When adventurer Dan Buettner set off around the world, riding his bike and visiting far-off destinations, he put a way of living into motion. Through the study of various communities around the world, Dan discovered pockets where populations of older people seemed to be living longer than anywhere else on earth. There were five such places where people lived a very long time and were healthier than many of the world’s people. Dan called these places “Blue Zones.” The Blue Zones included Okinawa, Japan; Sardinia, Italy; Nicoya, Costa Rica; Ikaria, Greece, and Loma Linda, California.
The Blue Zone concept grew and developed through the work of Gianni Pes and Michel Poulain. They originally identified Sardinia as a part of the world where there was a high concentration of older men. As the two began mapping the regions of longevity, they highlighted the villages and termed the inner circle of them “Blue Zones.”
“Dan and the team of demographers and researchers found that all blue zone areas share nine specific lifestyle habits that they call the Power 9.”91
The Blue Zones became a New York Times best seller. Media attention followed, and soon there was increased interest in the lifestyles within the Blue Zones. People began to recognize the Blue Zones as the happiest places to live. Communities were looking for ways to emulate the lifestyles and successes of these regions and in turn boost their longevity.
Dan realized he had not only a business, but a mission. What would happen if Blue Zones were created around the world? What if every community became a Blue Zone and a happy and healthy place where people lived longer? Could chronic disease be eradicated? Would health care costs drop?
In 2009, Albert Lea, Minnesota, teamed up with Blue Zones by applying the same concepts seen in the other Blue Zone locations. The location was suffering a severe economic crisis and needed a strategy to get out of it.92
What do these communities get for signing on to be a structured Blue Zone? Lower obesity rates, smoking cessation, increased exercise among their populations, reduced health care expenses, and a happier and more productive community. The initiatives are incredibly effective at making changes in how people live, work, and play. The Blue Zones project is population health at work. Adopting Blue Zones is creating a culture and community of complete well-being—one in which the people have increased productivity due to less illness.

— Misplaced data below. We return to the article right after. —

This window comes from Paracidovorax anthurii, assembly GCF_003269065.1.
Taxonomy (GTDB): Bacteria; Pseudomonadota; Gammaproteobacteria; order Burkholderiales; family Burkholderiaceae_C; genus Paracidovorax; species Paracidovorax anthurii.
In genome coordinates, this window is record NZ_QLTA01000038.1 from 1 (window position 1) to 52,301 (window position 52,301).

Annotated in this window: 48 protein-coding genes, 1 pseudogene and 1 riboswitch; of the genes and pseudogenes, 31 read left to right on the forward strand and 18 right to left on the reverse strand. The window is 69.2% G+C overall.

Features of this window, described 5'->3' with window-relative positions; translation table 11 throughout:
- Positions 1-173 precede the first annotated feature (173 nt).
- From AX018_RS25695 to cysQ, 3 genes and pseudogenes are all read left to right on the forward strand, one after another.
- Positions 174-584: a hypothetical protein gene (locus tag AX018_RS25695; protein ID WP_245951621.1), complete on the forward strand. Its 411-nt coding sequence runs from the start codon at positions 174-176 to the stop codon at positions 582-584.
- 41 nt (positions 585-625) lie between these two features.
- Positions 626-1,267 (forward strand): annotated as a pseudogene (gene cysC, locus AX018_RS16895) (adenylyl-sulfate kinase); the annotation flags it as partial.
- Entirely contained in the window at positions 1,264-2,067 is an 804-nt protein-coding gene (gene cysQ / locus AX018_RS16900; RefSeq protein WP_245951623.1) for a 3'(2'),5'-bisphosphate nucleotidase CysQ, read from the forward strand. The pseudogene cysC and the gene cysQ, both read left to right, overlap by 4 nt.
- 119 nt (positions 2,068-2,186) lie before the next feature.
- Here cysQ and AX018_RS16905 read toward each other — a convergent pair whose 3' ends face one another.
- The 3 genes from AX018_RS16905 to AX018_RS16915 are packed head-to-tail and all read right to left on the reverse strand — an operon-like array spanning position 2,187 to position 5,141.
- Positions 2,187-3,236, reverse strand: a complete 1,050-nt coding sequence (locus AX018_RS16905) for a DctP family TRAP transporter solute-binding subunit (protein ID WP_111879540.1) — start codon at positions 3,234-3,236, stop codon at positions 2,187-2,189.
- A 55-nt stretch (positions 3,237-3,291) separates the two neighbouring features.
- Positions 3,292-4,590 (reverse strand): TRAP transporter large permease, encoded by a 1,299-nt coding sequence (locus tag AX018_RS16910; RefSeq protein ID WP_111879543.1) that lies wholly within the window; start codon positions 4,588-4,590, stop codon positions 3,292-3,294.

Creating these communities includes a phased in approach. Blue Zones starts with Phases I and II, which build the foundation. Through assessment and an understanding of current state and desired future state, the gaps and issues are identified. The plan is drawn, and then in Phase III there is a full transformation that includes the people, the places, and the policy. When the plan is fully accepted and implemented, people will enjoy longevity, lower health care costs, and the recognition that the community is a great place to live and work.
How does the Blue Zones process work for the communities that participate? The effort is a collaboration between the community and the Blue Zones team. Starting with a complete evaluation of the community, Blue Zones experts work with community leaders and residents to assess the current state of well-being. Understanding the challenges currently facing the community provides the team with the greatest opportunity to develop the opportunities that will transform the community.
The statistics speak for themselves. Now communities across the United States are working to find ways to combat the crippling effects of the nation’s health care crisis. Blue Zones could be the answer. “The Blue Zones Project helped our community set amazing, aggressive, and achievable strategies that moved the Public Health agenda further in 10 months than what I could have expected in 10 years,” said Lois Ahern, director of Freeborn County Health (retired), in Albert Lea.93